“Yes,” she explained as patiently as she explained it to me the first three dozen times. “Before cars drove themselves, we had to go to school, and learn how to drive.”
Weird, I thought.
“During dinnertime?” It seems so odd. “But when did you sit together and laugh and talk and argue? When did you pray?”
“We really didn’t.”
She lays out the game pieces one by one on the tablecloth, and shrugs.
“During the quarantine, we learned to live with less,” she continued. “Or we learned to live with what we had. At first everyone went crazy, emptying the shelves in the grocery store. You couldn’t find a roll of toilet paper anywhere.”
She snorts into her hand, remembering the way people haggled for toilet paper the same way one might haggle for a diamond, or an expensive watch.
“It wasn’t all great though. It was hard, being together so much. I think my parents felt a lot of stress. In fact,” she smiled at the memory, “they spent an entire day not speaking because my father turned the water off when my mother was trying to fill a pot to make spaghetti.”
But it was good, she told me. It was good for her family of seven—a mother and a father and four boys and one daughter—to realize they could fight, and disagree, and come back to one another once more.
“What about your brother? The one with autism?”
I’d heard a lot about him, this tall boy with glasses.
“Jack? Well, he did okay. I mean, at first he was pretty anxious. He wore gloves in the house. He sprayed so much Lysol my mother had to hide it from him. But we settled into a routine, and that helped. Every night he made us popcorn.”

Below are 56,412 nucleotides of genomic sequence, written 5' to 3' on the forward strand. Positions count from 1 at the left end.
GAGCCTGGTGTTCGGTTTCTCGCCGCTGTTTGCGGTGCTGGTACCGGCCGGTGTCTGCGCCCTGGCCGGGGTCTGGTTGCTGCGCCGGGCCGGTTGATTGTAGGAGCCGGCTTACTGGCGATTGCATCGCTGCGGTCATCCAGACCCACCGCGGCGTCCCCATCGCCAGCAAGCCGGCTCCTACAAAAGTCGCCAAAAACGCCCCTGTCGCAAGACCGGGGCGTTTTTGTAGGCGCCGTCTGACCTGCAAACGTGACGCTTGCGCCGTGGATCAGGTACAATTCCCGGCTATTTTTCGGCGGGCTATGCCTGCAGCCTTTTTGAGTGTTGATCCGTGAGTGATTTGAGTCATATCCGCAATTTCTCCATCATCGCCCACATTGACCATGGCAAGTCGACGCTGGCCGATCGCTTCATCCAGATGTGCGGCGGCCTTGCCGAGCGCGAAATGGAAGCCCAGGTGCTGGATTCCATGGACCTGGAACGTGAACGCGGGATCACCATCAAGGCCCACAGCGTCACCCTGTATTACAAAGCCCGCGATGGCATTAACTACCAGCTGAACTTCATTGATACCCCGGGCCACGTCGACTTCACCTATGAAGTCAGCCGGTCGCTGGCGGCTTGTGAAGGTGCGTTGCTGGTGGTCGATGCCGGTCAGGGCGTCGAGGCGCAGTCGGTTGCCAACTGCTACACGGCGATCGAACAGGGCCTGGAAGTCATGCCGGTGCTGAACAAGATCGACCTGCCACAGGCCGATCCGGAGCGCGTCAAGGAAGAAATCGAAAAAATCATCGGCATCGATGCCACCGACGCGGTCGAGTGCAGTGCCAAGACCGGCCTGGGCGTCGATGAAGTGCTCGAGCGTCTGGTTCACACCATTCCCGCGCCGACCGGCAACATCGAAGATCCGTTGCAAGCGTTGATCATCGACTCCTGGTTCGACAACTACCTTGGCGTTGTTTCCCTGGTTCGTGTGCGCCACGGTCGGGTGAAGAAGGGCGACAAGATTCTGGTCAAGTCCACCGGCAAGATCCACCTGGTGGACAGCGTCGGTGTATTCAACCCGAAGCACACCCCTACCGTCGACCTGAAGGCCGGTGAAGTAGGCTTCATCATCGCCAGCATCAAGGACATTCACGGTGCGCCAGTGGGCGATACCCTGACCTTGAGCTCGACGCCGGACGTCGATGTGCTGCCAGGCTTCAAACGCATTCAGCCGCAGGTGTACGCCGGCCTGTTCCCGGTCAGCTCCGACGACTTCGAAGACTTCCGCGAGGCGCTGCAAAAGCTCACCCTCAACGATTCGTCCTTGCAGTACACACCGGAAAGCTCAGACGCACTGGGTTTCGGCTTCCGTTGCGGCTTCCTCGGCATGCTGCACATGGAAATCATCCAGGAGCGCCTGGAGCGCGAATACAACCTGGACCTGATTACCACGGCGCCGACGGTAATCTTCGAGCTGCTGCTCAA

I nodded, remembering how much he loved popcorn with lots of extra butter.
We sat quietly for a moment, setting up the board.
“It was a chance to celebrate,” she said suddenly.
Celebrate? How could a quarantine where your family is stuck inside for weeks on end and the economy in question and people out of work be a chance to celebrate? I ask her this, and she just shakes her head, as though I couldn’t possibly understand.
“Well, we celebrated the people who were on the front lines every single day—who fought this vicious, invisible enemy. Nurses. Emergency room doctors. Truck drivers. Pharmacists. These became our modern-day heroes. These were people who put themselves at risk—their own families at risk—to help.”
“We celebrated things we never gave any thought to in ordinary times. Our health. The fact that we were together, and safe, with good food to eat and games to play.”
She hesitates for a second, thinking back to this faraway time.
“I think it changed us. It changed our country. It made us better.”
I considered this idea. I thought about a country obsessed with work, and status, and practices on a field.
I thought of them retreating indoors, and emerging once again, healed.
“You ready to lose?” she asks me with a gleam in her eye.
I smile. I know she is thinking of her father, and his gift as her teacher.
I know she is thinking of four brothers crowded at the table, and forks on special white plates.
As she picks up the dice, I ask her one last question. I ask it every time she tells me this story.
Grandma Rose, was it awful?
Awful? Why, no.
It was the happiest time of my life.